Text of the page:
Nope. The background of the strip has NOTHING to do with which program members get to wear it. The strips were originally all red, as shown below. In 1990, the BSA decided to once again try to blend the color of the various patches in with the "legacy" shirt so that from a distance, it looks like it was "pre-sewn" into the shirt. EITHER VERSION may be worn, although the red ones do stand out a bit more against the tan khaki shirts. However, the older red interpreter strips are getting harder to find since the BSA is no longer manufacturing them with white lettering on a red background.
"How do you get a strip for a language that's not common, like Russian or Croatian"??
The BSA's Supply Group maintains strips on 54 languages, I'm told. If your local Council does not have a particular language, they can request two from the BSA's Supply Group at the National Office, local Councils that have significant numbers of youth representing that ethnic group, or from the Direct Service, which maintains in their office suite within the National Office some 54 or so interpreter strips from languages around the world.
If the language is not available, the Supply Group will authorize a local Council to order it as long as the Scout or Scouter is willing to pay for the strips. The strips run currently about $2 per strip.
In 1990, the BSA changed the background and text color of the strips from the red and white strips to a khahi-tan and red strip to better blend into the Boy/Varsity Scout and Scouter field uniform. Either strip may be used and worn, as long as it is worn in the same location shown above. Additionally, there is no prohibition on wearing more than one (however good uniforming suggests that Scouts and Scouters keep the number of strips worn to no more than three on a uniform shirt).
Because the Boy Scouts of America is located within the United States, there exists no "American English" strip; I have seen ONE "British English" and one "Queens' English" (with the word "English") strip before...if you have one, I would love to trade you for it.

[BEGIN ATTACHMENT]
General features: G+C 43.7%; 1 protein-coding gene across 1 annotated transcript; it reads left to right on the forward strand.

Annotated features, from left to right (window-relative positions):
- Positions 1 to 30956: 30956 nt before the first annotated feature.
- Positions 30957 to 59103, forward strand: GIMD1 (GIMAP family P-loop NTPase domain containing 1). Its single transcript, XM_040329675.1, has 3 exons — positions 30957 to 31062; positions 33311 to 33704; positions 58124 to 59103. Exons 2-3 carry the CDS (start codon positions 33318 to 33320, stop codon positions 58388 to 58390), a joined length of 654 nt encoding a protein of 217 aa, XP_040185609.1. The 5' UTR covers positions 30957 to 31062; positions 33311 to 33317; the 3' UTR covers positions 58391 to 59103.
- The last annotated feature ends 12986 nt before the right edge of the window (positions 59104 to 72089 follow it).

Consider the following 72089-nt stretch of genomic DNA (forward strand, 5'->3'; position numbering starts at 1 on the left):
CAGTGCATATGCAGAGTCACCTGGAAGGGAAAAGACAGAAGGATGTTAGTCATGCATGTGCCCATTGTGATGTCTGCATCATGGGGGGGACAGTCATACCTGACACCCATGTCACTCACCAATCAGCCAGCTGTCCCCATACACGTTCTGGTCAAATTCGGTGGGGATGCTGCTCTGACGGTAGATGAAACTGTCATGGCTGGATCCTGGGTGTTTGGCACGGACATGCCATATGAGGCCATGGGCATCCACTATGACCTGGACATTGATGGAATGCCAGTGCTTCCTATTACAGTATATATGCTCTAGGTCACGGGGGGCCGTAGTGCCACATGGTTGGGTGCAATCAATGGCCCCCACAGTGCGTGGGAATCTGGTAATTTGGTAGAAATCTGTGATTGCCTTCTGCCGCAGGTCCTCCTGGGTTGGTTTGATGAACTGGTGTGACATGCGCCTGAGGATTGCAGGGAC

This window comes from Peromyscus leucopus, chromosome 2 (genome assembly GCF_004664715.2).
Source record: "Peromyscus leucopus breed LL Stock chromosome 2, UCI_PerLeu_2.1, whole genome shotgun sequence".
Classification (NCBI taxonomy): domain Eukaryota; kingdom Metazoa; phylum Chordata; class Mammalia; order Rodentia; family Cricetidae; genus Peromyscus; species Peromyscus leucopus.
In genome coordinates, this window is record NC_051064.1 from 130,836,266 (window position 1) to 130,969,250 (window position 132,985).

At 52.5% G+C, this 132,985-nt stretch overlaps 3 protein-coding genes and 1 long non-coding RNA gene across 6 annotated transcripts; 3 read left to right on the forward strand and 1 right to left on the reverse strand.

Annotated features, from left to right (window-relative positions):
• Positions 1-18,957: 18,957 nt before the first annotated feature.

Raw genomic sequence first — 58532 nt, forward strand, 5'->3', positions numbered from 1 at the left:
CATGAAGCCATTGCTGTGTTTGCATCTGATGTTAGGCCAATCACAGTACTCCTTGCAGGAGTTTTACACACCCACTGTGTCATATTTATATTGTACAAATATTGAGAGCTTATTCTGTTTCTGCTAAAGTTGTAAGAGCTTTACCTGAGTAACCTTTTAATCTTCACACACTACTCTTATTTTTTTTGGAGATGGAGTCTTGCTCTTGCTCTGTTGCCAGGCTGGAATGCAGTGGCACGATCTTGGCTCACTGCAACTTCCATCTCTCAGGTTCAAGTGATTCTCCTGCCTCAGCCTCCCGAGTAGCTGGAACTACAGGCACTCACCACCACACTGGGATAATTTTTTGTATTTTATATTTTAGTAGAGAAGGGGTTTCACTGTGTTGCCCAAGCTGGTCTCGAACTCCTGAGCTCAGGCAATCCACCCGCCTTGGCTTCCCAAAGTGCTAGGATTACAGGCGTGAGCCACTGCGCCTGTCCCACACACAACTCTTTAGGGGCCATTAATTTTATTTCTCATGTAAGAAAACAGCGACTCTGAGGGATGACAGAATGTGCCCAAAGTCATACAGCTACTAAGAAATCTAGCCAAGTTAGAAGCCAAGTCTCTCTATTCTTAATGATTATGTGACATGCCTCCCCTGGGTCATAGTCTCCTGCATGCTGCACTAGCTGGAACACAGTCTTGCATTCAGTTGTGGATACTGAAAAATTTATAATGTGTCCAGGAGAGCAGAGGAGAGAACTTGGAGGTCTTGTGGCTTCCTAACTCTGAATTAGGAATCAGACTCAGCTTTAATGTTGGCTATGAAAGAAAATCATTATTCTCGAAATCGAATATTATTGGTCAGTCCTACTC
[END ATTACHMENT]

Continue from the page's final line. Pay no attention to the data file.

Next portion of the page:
There are other languages with Interpreter Strips...if you have one, and don't mind sharing it with me and everyone around the world, please post me and tell me about it. I'll add it here and credit you with the submission.
The Interpreter strip is an important communications award for Scouts, Scouters and Explorers. For many, it represents a closer tie with their family and heritage. For some, it gives an additional form of service at the community, local Council, and National levels, for many interpreters are requested by community service agencies, by local Councils and by the BSA to work at special events, encampments and programs. It is not a "gimme" award but something that each person wearing the strip should be proud of.
Of course, when the Scout or Scouter feels that they can no longer understand or speak that language satisfactory, they should remove the strip and save it as a personal memory item. It does nobody any good at all when a person speaking German comes to you and you cannot understand them clearly enough to understand that they need emergency help or that they require assistance in some other way! This is why even though I have earned a Sign Language strip in the middle 80s, I do not wear it on my field uniforms because I feel that I am not strong enough as an American Sign Language (ASL) interpreter.
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Credits: Scans courtesy of Mike Walton unless noted. Thanks to those who have enhanced my personal collection as well as the visual display here by sharing their strips with me.